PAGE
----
Markets remained calm as corporate earnings satisfied investors and controversial actions from the White House surrounding Obamacare and Iran were largely ignored by investors. The situation around the Catalonia region declaring independence remains fierce but some indications of willingness to work with the central government helped the Euro.
S&P 500: 2,553 (+0.2%)
FTSE All-World ex-US: (+1.8%)
US 10 Year Treasury Yield: 2.27% (-0.10%)
Gold: $1,275 (-0.4%)
EUR/USD: $1.182 (+0.8%)
- Monday – GE said it would give activist Trian Fund Management a seat on its board.
- Monday – The Trump administration said it would withdraw carbon emission limits currently imposed on power plants.
- Tuesday – GM acquired Strobe, in an effort to bolster its position in the self-driving car race.
- Thursday – President Trump signed an executive order to end cost-sharing subsidies to insurers.
- Thursday – AT&T said it lost 90,000 TV subscribers as more people turn to streaming.
- Thursday – Increased credit card lending and cost-cutting allowed Citigroup and JP Morgan to grow earnings by 7.6% and 7.1% respectively.
- Friday – President Trump said he won’t certify if Iran is complying with the 2015 nuclear accord agreement and called the country a “rogue regime”.
- Friday – Saudi Arabia said it is considering abandoning plans for an international IPO of state-owned Saudi Aramco.
The S&P 500 didn’t move more than 0.25% on a single day this week. The VIX, a popular measure of expected volatility closed at 9.6, the lowest level in at least 10 years except for a brief period in July and also earlier this month. This type of calm is nice – especially when there are lots more small up days than down days. It is also interesting. There are plenty of things in the world that could, and usually would cause volatility, but markets just don’t seem interested.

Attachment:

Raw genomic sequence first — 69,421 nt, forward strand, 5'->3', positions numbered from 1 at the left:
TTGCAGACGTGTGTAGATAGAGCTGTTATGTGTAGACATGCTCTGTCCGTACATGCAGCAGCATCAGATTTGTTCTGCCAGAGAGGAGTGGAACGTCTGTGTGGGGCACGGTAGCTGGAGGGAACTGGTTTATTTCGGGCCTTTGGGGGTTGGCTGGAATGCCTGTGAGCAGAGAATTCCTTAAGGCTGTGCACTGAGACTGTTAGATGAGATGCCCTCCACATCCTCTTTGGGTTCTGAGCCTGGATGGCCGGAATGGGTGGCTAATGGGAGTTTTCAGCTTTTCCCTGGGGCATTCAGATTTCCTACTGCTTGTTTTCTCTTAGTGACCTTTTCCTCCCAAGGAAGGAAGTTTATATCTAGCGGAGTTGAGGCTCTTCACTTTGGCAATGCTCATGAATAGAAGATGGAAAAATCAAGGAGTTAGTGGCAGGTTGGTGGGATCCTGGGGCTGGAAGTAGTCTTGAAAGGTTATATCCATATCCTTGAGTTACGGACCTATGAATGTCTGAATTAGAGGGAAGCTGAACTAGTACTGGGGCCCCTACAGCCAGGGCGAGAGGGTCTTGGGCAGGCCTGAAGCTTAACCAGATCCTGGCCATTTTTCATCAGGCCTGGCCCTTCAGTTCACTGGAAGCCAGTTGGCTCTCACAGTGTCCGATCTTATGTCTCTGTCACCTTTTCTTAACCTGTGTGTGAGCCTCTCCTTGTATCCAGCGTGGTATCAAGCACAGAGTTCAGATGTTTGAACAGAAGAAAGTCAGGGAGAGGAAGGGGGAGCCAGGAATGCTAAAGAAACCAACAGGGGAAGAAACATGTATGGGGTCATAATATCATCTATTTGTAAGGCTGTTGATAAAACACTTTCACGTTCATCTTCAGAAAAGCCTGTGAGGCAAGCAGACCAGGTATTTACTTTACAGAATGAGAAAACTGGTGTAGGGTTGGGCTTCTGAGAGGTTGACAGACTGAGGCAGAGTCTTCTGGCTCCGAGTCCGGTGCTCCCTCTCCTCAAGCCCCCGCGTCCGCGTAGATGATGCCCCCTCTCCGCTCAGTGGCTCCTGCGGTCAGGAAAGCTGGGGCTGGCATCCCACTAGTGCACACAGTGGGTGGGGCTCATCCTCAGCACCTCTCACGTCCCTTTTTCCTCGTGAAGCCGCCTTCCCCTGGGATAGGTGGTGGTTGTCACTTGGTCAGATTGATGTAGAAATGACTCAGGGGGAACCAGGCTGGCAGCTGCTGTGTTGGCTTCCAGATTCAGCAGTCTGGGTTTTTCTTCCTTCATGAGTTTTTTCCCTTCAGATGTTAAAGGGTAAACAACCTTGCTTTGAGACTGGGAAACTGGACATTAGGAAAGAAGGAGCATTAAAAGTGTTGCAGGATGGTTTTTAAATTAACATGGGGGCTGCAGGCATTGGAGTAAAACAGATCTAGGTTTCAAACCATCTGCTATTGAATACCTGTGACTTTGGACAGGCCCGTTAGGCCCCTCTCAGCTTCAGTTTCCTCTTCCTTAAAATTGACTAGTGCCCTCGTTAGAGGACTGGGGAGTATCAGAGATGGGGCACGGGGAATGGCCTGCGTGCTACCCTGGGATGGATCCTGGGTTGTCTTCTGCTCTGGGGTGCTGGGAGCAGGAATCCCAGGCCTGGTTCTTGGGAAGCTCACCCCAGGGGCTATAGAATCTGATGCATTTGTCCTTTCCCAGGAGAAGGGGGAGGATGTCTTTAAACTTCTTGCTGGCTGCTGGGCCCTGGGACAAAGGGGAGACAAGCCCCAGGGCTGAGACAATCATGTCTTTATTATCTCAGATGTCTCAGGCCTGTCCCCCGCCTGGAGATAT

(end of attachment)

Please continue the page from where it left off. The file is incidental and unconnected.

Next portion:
Some attribute the phenomenon to the rise of ETFs and passive investing. It could be that more investors are finally buying into the concept of long-term strategies but we don’t see much reason why an increase in index funds would lower overall market volatility. If anything, theoretical lower active volume on individual stocks would make them more volatile.
It is easy to say low volatility will likely pass soon. And investors should be prepared for that, but the truth is no one knows. The risk is becoming complacent and making bets that could be too risky if volatility does return. We believe those writing options, using leverage or who simply making a general asset allocation plan would be well served to model risk based on longer-term historical volatility assumptions rather than data from the last few years.
Craig Birk, CFP®
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